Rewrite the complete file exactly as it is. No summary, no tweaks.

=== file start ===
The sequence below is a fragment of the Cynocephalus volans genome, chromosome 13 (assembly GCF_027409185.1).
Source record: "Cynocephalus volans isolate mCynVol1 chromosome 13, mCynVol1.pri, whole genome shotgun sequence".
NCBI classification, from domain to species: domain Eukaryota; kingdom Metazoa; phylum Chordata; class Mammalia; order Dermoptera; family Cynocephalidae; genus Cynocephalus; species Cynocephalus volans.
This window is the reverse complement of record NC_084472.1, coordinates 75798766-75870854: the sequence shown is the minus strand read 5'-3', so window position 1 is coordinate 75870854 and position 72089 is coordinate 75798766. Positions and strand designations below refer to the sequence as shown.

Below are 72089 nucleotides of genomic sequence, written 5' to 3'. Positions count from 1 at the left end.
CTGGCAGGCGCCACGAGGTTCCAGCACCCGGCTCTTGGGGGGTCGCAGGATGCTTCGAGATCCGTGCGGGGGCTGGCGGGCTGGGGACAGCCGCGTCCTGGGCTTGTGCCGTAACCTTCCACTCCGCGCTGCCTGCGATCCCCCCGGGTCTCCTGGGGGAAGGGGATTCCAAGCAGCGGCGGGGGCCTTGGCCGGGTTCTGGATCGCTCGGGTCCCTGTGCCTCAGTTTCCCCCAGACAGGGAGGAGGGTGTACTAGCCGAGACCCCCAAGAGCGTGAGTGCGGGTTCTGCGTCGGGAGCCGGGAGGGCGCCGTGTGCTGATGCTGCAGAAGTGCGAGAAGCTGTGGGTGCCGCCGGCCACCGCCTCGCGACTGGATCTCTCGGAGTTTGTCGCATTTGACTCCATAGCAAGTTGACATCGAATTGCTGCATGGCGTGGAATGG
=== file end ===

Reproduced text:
The sequence below is a fragment of the Cynocephalus volans genome, chromosome 13 (assembly GCF_027409185.1).
Source record: "Cynocephalus volans isolate mCynVol1 chromosome 13, mCynVol1.pri, whole genome shotgun sequence".
NCBI classification, from domain to species: domain Eukaryota; kingdom Metazoa; phylum Chordata; class Mammalia; order Dermoptera; family Cynocephalidae; genus Cynocephalus; species Cynocephalus volans.
This window is the reverse complement of record NC_084472.1, coordinates 75798766-75870854: the sequence shown is the minus strand read 5'-3', so window position 1 is coordinate 75870854 and position 72089 is coordinate 75798766. Positions and strand designations below refer to the sequence as shown.

Below are 72089 nucleotides of genomic sequence, written 5' to 3'. Positions count from 1 at the left end.
CTGGCAGGCGCCACGAGGTTCCAGCACCCGGCTCTTGGGGGGTCGCAGGATGCTTCGAGATCCGTGCGGGGGCTGGCGGGCTGGGGACAGCCGCGTCCTGGGCTTGTGCCGTAACCTTCCACTCCGCGCTGCCTGCGATCCCCCCGGGTCTCCTGGGGGAAGGGGATTCCAAGCAGCGGCGGGGGCCTTGGCCGGGTTCTGGATCGCTCGGGTCCCTGTGCCTCAGTTTCCCCCAGACAGGGAGGAGGGTGTACTAGCCGAGACCCCCAAGAGCGTGAGTGCGGGTTCTGCGTCGGGAGCCGGGAGGGCGCCGTGTGCTGATGCTGCAGAAGTGCGAGAAGCTGTGGGTGCCGCCGGCCACCGCCTCGCGACTGGATCTCTCGGAGTTTGTCGCATTTGACTCCATAGCAAGTTGACATCGAATTGCTGCATGGCGTGGAATGG